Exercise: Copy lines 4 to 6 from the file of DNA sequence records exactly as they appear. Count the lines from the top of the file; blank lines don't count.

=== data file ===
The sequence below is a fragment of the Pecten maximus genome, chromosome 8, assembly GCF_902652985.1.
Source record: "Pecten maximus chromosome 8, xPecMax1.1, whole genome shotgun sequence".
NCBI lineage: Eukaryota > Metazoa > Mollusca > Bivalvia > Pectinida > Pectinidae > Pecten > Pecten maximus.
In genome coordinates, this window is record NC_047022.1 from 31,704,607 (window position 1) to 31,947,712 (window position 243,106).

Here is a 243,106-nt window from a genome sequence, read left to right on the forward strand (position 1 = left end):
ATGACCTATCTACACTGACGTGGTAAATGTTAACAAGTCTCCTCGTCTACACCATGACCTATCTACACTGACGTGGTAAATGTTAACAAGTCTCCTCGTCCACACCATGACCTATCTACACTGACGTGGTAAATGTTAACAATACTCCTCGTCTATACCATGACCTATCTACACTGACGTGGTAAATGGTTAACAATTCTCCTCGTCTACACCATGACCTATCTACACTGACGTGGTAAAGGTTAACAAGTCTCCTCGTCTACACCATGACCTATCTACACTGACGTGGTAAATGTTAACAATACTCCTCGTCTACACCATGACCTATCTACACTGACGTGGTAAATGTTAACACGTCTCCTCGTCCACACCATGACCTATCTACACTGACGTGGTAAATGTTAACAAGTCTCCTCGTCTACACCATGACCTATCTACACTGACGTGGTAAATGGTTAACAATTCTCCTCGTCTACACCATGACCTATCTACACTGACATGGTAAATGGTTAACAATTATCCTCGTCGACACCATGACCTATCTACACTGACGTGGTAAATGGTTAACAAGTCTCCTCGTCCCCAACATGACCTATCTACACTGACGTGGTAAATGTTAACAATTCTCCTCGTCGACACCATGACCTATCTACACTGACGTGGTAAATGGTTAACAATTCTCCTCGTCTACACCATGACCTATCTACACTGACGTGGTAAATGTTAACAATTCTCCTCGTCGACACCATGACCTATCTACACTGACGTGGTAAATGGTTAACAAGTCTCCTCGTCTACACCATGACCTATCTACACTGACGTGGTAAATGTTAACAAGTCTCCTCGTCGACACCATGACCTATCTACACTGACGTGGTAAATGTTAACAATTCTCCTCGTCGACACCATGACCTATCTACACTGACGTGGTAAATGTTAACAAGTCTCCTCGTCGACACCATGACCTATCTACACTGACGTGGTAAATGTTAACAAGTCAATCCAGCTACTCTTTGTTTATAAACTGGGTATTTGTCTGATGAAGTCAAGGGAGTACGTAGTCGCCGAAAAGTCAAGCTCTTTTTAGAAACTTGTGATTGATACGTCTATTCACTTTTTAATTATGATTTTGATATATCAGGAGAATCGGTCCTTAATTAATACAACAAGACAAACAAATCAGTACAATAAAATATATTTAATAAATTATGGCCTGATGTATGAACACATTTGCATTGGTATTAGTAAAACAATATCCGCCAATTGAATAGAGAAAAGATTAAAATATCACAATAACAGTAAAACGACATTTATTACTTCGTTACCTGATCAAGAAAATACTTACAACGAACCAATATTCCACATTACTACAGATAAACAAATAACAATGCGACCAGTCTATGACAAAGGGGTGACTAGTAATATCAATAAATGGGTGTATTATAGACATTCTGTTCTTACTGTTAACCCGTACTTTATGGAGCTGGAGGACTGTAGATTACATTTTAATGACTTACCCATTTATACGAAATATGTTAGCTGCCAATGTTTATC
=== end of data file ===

In genome coordinates, this window is record NC_047022.1 from 31,704,607 (window position 1) to 31,947,712 (window position 243,106).

Here is a 243,106-nt window from a genome sequence, read left to right on the forward strand (position 1 = left end):
ATGACCTATCTACACTGACGTGGTAAATGTTAACAAGTCTCCTCGTCTACACCATGACCTATCTACACTGACGTGGTAAATGTTAACAAGTCTCCTCGTCCACACCATGACCTATCTACACTGACGTGGTAAATGTTAACAATACTCCTCGTCTATACCATGACCTATCTACACTGACGTGGTAAATGGTTAACAATTCTCCTCGTCTACACCATGACCTATCTACACTGACGTGGTAAAGGTTAACAAGTCTCCTCGTCTACACCATGACCTATCTACACTGACGTGGTAAATGTTAACAATACTCCTCGTCTACACCATGACCTATCTACACTGACGTGGTAAATGTTAACACGTCTCCTCGTCCACACCATGACCTATCTACACTGACGTGGTAAATGTTAACAAGTCTCCTCGTCTACACCATGACCTATCTACACTGACGTGGTAAATGGTTAACAATTCTCCTCGTCTACACCATGACCTATCTACACTGACATGGTAAATGGTTAACAATTATCCTCGTCGACACCATGACCTATCTACACTGACGTGGTAAATGGTTAACAAGTCTCCTCGTCCCCAACATGACCTATCTACACTGACGTGGTAAATGTTAACAATTCTCCTCGTCGACACCATGACCTATCTACACTGACGTGGTAAATGGTTAACAATTCTCCTCGTCTACACCATGACCTATCTACACTGACGTGGTAAATGTTAACAATTCTCCTCGTCGACACCATGACCTATCTACACTGACGTGGTAAATGGTTAACAAGTCTCCTCGTCTACACCATGACCTATCTACACTGACGTGGTAAATGTTAACAAGTCTCCTCGTCGACACCATGACCTATCTACACTGACGTGGTAAATGTTAACAATTCTCCTCGTCGACACCATGACCTATCTACACTGACGTGGTAAATGTTAACAAGTCTCCTCGTCGACACCATGACCTATCTACACTGACGTGGTAAATGTTAACAAGTCAATCCAGCTACTCTTTGTTTATAAACTGGGTATTTGTCTGATGAAGTCAAGGGAGTACGTAGTCGCCGAAAAGTCAAGCTCTTTTTAGAAACTTGTGATTGATACGTCTATTCACTTTTTAATTATGATTTTGATATATCAGGAGAATCGGTCCTTAATTAATACAACAAGACAAACAAATCAGTACAATAAAATATATTTAATAAATTATGGCCTGATGTATGAACACATTTGCATTGGTATTAGTAAAACAATATCCGCCAATTGAATAGAGAAAAGATTAAAATATCACAATAACAGTAAAACGACATTTATTACTTCGTTACCTGATCAAGAAAATACTTACAACGAACCAATATTCCACATTACTACAGATAAACAAATAACAATGCGACCAGTCTATGACAAAGGGGTGACTAGTAATATCAATAAATGGGTGTATTATAGACATTCTGTTCTTACTGTTAACCCGTACTTTATGGAGCTGGAGGACTGTAGATTACATTTTAATGACTTACCCATTTATACGAAATATGTTAGCTGCCAATGTTTATC